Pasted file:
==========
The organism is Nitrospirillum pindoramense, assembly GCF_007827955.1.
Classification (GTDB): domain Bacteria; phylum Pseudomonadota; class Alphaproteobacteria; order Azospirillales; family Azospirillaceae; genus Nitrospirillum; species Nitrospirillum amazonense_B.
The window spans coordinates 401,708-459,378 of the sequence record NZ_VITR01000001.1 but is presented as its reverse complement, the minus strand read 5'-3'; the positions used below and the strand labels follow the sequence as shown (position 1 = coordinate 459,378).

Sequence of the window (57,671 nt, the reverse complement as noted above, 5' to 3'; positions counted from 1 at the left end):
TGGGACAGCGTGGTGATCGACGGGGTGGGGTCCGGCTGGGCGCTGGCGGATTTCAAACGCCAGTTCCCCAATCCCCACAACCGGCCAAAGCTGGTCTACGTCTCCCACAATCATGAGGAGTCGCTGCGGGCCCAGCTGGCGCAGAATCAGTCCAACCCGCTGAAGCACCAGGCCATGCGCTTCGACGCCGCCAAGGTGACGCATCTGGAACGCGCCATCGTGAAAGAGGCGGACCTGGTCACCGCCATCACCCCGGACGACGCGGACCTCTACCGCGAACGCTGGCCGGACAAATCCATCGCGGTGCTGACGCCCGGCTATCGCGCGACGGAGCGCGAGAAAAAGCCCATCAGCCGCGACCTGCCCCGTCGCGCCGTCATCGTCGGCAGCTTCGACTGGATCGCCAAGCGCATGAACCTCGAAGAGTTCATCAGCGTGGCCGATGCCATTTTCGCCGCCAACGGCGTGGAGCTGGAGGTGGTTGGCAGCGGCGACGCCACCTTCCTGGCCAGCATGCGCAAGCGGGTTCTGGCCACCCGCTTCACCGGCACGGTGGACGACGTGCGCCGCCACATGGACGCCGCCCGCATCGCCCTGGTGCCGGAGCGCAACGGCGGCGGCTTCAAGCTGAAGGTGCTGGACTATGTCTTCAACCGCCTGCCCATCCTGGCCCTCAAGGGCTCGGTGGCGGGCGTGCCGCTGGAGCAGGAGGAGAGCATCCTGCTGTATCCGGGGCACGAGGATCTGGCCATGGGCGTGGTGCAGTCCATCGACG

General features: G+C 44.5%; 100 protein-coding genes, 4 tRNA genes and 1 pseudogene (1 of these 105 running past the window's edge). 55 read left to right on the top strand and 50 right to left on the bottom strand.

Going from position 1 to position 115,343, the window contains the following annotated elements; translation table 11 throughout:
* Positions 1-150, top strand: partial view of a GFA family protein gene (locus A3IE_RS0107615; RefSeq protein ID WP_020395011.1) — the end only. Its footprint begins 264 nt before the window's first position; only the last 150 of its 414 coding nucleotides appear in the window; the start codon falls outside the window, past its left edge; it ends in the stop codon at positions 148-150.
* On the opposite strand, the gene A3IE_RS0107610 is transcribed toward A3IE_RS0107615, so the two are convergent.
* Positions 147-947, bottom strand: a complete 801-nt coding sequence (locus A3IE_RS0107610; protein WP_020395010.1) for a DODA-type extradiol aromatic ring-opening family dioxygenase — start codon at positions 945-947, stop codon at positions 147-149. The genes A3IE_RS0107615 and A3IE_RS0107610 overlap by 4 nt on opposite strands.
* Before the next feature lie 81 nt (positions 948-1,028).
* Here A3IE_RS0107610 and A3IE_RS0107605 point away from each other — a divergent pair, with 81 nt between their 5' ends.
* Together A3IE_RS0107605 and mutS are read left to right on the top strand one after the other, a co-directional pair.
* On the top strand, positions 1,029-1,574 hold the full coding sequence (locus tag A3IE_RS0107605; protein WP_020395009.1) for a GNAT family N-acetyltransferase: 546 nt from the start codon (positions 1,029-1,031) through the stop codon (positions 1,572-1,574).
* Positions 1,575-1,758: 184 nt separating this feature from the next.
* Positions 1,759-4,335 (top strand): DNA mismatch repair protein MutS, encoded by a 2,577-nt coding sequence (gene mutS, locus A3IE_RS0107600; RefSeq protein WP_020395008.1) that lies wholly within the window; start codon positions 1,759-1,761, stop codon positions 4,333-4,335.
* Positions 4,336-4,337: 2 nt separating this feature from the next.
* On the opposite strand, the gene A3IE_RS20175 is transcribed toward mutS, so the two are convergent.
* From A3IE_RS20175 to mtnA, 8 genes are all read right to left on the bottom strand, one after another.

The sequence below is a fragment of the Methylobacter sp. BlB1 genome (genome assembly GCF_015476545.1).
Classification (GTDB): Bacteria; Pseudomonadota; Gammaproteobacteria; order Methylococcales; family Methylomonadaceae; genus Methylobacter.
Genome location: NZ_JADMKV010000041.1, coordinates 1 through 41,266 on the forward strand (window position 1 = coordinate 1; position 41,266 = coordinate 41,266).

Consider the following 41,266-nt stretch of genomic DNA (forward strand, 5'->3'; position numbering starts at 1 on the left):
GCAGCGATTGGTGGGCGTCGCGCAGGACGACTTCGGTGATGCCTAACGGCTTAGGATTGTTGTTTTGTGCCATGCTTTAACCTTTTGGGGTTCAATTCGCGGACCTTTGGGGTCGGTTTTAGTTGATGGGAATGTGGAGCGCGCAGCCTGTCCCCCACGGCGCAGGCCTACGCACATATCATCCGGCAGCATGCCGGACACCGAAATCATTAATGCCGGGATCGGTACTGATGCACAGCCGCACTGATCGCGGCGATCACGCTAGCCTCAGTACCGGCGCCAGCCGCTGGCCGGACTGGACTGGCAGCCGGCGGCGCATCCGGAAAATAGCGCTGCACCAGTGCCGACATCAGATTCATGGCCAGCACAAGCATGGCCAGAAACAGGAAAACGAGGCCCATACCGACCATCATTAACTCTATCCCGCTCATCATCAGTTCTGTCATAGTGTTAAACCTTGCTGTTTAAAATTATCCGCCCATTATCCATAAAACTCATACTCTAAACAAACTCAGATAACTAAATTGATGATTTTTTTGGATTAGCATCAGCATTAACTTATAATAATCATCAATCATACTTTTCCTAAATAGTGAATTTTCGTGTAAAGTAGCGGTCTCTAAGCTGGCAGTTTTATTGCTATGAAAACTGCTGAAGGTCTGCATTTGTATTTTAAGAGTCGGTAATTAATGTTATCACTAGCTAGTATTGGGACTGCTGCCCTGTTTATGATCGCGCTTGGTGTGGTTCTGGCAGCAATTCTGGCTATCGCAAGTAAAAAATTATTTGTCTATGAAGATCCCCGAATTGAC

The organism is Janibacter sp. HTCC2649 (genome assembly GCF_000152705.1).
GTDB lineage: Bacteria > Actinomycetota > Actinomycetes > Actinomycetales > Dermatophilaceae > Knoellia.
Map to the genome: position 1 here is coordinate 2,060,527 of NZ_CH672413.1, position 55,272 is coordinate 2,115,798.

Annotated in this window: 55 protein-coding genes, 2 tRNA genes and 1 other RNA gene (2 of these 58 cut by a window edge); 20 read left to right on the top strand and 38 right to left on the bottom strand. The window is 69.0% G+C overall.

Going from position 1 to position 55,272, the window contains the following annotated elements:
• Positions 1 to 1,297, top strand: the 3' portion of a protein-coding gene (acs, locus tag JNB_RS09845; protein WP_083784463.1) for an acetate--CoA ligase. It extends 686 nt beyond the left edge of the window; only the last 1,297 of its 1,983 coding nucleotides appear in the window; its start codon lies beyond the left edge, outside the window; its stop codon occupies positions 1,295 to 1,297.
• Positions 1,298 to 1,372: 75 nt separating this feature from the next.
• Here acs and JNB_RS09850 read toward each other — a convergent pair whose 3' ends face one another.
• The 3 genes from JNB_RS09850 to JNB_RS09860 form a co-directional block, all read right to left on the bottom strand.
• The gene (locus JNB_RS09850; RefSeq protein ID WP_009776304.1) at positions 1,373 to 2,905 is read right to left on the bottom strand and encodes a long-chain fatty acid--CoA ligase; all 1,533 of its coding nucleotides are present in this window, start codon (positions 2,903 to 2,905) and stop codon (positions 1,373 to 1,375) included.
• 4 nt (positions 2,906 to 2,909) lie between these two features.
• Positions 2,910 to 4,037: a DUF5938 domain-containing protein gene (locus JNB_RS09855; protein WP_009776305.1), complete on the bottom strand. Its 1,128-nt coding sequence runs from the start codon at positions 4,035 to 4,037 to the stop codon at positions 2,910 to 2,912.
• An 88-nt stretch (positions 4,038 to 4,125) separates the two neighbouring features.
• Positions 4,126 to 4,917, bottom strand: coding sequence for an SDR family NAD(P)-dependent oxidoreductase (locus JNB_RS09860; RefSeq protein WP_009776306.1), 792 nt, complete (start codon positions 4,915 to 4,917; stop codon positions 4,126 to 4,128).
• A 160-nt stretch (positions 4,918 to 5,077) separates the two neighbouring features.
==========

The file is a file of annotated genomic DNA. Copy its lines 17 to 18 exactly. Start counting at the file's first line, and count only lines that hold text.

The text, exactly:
* Positions 4,336-4,337: 2 nt separating this feature from the next.
* On the opposite strand, the gene A3IE_RS20175 is transcribed toward mutS, so the two are convergent.